The Immigrant Plight / Immigration Law: A Study in Intractibility

Ferguson, Robert A.

Intractable problems, ones that defy solution because of conflicting lines of force, almost always require an outside catalyst for any movement toward an answer. This Essay explores intractability through two parallel historical moments of conflict: debate over slavery in ante-bellum America and debate over aliens in current America. Severe discrimination (based on difference, racial prejudice, communal identity formation, and larger psychological needs) deprives these disadvantaged groups of human rights and the protection of law. Nineteenth-century slavery and twenty-first century illegal immigration also share another quality. Both stimulate virulent forms of rhetorical excess that endanger the body politic and threaten the social fabric of an increasingly divided United States. The connection of law and literature offers a catalyst, an opportunity for a change in perspective through the power of fiction. As Harriet Beecher Stowe‘s novel, Uncle Tom‘s Cabin, forced recognitions of a common humanity against slavery, so Henry Roth‘s classic immigrant novel, Call It Sleep, indicates some of what is currently needed now. The synergy between legal and literary forms of address encourages a deeper realization, and that realization, in turn, raises a question about intractable problems in general. Can the rule of law, when law itself is questioned, respond through its equal partner, the right to free expression?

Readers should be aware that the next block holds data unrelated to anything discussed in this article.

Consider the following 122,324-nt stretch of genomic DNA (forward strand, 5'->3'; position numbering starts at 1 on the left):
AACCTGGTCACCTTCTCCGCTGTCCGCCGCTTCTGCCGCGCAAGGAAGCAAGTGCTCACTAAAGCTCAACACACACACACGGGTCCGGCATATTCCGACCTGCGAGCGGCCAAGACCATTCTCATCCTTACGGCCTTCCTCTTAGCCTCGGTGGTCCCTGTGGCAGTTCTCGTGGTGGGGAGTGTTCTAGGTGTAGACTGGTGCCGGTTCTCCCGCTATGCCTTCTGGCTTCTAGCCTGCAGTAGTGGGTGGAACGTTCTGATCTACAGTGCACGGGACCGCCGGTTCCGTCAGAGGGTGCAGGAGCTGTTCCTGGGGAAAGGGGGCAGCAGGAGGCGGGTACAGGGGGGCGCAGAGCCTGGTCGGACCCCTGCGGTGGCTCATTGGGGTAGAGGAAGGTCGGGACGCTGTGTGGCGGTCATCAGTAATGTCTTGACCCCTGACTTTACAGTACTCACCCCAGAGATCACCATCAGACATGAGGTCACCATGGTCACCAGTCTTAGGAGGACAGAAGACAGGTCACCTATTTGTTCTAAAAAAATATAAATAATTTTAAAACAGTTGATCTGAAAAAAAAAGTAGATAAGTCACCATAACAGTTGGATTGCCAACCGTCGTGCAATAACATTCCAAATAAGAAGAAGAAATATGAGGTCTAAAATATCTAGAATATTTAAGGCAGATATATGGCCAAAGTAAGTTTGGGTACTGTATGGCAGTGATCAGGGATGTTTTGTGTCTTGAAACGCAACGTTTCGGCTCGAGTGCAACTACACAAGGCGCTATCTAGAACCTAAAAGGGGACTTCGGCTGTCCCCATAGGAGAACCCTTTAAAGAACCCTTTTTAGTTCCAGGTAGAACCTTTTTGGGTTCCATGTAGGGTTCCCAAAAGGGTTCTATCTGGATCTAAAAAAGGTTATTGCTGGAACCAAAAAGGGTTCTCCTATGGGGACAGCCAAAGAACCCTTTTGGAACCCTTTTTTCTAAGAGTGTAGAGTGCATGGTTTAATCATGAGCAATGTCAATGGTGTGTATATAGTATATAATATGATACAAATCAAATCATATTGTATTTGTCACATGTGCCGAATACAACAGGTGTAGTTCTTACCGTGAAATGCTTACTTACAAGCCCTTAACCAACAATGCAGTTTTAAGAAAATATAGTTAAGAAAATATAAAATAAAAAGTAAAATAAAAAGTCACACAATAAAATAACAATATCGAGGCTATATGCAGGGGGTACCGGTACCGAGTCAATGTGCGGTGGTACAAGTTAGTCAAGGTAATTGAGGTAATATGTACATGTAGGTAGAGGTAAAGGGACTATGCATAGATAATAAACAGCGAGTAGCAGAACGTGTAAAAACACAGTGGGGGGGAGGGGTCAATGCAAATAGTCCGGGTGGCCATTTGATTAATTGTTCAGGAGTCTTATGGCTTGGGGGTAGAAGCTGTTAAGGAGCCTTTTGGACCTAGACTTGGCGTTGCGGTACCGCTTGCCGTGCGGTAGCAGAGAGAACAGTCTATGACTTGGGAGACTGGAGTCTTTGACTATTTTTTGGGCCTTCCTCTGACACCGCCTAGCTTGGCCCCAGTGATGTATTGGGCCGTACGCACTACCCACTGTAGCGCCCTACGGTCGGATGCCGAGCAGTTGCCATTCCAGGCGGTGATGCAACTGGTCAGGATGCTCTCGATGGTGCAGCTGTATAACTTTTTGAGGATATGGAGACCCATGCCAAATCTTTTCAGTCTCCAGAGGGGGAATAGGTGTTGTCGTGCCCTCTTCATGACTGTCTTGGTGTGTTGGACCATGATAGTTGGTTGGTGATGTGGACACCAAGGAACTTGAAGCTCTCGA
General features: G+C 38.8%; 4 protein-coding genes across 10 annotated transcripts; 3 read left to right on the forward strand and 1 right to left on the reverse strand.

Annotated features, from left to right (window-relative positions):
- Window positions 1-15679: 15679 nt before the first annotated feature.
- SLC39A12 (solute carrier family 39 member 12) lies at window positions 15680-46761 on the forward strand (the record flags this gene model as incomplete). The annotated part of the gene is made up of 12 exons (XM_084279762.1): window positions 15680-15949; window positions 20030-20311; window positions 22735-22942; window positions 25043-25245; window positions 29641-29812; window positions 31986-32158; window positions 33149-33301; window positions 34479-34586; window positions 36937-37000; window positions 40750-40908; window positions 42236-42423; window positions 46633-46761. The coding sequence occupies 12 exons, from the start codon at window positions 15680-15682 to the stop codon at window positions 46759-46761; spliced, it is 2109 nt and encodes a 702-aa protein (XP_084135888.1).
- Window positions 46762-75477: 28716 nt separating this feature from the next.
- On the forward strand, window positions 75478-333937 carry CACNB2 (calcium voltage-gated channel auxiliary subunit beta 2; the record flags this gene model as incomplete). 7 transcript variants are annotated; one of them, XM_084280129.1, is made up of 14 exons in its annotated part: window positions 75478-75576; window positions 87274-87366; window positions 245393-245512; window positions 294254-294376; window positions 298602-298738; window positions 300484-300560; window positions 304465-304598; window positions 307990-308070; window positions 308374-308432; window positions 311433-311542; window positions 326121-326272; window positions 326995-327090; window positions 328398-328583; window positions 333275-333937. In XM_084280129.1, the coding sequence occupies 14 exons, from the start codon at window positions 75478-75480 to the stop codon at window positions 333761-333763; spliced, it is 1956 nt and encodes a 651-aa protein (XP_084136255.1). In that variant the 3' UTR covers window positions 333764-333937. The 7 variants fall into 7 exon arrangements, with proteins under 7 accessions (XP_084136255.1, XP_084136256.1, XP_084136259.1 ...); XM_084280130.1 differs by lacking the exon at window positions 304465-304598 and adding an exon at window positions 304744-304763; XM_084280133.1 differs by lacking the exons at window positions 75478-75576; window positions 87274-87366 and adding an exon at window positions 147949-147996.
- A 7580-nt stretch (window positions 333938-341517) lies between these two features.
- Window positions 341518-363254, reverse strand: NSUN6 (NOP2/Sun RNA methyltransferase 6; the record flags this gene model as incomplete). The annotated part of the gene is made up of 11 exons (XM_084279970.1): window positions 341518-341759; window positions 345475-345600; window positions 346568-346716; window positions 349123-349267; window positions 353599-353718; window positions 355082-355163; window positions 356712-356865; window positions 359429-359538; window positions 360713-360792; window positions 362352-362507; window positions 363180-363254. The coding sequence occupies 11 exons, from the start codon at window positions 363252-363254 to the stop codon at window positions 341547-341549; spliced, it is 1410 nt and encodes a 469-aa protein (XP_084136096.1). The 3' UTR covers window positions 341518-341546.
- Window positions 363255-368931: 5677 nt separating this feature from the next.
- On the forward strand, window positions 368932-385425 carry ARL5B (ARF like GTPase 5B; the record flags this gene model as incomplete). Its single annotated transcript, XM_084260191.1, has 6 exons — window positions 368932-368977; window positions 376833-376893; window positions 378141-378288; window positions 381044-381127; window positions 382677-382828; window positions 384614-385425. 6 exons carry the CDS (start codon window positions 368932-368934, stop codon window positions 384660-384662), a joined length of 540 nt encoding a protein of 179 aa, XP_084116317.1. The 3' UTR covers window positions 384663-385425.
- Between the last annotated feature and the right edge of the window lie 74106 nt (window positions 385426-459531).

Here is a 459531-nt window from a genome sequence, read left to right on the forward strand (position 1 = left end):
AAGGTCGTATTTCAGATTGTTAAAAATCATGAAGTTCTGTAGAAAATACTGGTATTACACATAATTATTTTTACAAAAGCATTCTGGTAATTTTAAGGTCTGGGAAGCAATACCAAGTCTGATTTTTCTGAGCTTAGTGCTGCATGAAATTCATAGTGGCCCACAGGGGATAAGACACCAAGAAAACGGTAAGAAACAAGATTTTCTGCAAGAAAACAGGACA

Geographic Areas


Also Published In

Columbia Journal of Race and Law

More About This Work

Academic Units
Published Here
February 19, 2013